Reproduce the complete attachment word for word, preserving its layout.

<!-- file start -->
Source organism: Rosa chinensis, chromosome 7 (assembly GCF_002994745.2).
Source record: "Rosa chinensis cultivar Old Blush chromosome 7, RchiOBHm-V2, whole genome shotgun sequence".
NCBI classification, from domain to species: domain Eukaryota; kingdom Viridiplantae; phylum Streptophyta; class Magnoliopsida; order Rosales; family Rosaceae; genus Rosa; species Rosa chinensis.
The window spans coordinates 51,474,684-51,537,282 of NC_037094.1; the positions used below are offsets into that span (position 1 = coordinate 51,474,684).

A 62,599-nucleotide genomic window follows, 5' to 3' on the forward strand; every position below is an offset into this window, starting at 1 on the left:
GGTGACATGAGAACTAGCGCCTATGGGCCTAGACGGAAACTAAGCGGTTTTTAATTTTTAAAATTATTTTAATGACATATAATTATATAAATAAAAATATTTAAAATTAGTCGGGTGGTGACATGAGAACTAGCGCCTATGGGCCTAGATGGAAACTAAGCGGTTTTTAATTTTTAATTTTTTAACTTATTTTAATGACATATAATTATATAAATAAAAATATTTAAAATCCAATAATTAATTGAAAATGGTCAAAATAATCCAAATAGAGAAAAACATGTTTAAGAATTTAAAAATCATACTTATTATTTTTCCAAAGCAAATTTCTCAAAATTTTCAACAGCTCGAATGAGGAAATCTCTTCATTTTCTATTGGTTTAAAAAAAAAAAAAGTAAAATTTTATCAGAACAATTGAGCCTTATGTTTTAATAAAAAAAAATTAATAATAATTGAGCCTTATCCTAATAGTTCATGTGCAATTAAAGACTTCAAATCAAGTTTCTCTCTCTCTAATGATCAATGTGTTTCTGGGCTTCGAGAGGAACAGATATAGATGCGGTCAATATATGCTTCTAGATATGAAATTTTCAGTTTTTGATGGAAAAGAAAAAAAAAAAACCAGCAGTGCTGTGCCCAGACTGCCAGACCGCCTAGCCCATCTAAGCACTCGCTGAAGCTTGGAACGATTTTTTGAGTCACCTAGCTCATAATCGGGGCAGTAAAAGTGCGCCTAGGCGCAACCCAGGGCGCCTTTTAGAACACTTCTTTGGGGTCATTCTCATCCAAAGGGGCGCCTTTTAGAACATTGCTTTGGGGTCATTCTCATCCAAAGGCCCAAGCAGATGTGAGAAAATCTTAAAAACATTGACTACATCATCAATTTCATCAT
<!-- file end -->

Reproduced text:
Source organism: Rosa chinensis, chromosome 7 (assembly GCF_002994745.2).
Source record: "Rosa chinensis cultivar Old Blush chromosome 7, RchiOBHm-V2, whole genome shotgun sequence".
NCBI classification, from domain to species: domain Eukaryota; kingdom Viridiplantae; phylum Streptophyta; class Magnoliopsida; order Rosales; family Rosaceae; genus Rosa; species Rosa chinensis.
The window spans coordinates 51,474,684-51,537,282 of NC_037094.1; the positions used below are offsets into that span (position 1 = coordinate 51,474,684).

A 62,599-nucleotide genomic window follows, 5' to 3' on the forward strand; every position below is an offset into this window, starting at 1 on the left:
GGTGACATGAGAACTAGCGCCTATGGGCCTAGACGGAAACTAAGCGGTTTTTAATTTTTAAAATTATTTTAATGACATATAATTATATAAATAAAAATATTTAAAATTAGTCGGGTGGTGACATGAGAACTAGCGCCTATGGGCCTAGATGGAAACTAAGCGGTTTTTAATTTTTAATTTTTTAACTTATTTTAATGACATATAATTATATAAATAAAAATATTTAAAATCCAATAATTAATTGAAAATGGTCAAAATAATCCAAATAGAGAAAAACATGTTTAAGAATTTAAAAATCATACTTATTATTTTTCCAAAGCAAATTTCTCAAAATTTTCAACAGCTCGAATGAGGAAATCTCTTCATTTTCTATTGGTTTAAAAAAAAAAAAAGTAAAATTTTATCAGAACAATTGAGCCTTATGTTTTAATAAAAAAAAATTAATAATAATTGAGCCTTATCCTAATAGTTCATGTGCAATTAAAGACTTCAAATCAAGTTTCTCTCTCTCTAATGATCAATGTGTTTCTGGGCTTCGAGAGGAACAGATATAGATGCGGTCAATATATGCTTCTAGATATGAAATTTTCAGTTTTTGATGGAAAAGAAAAAAAAAAAACCAGCAGTGCTGTGCCCAGACTGCCAGACCGCCTAGCCCATCTAAGCACTCGCTGAAGCTTGGAACGATTTTTTGAGTCACCTAGCTCATAATCGGGGCAGTAAAAGTGCGCCTAGGCGCAACCCAGGGCGCCTTTTAGAACACTTCTTTGGGGTCATTCTCATCCAAAGGGGCGCCTTTTAGAACATTGCTTTGGGGTCATTCTCATCCAAAGGCCCAAGCAGATGTGAGAAAATCTTAAAAACATTGACTACATCATCAATTTCATCAT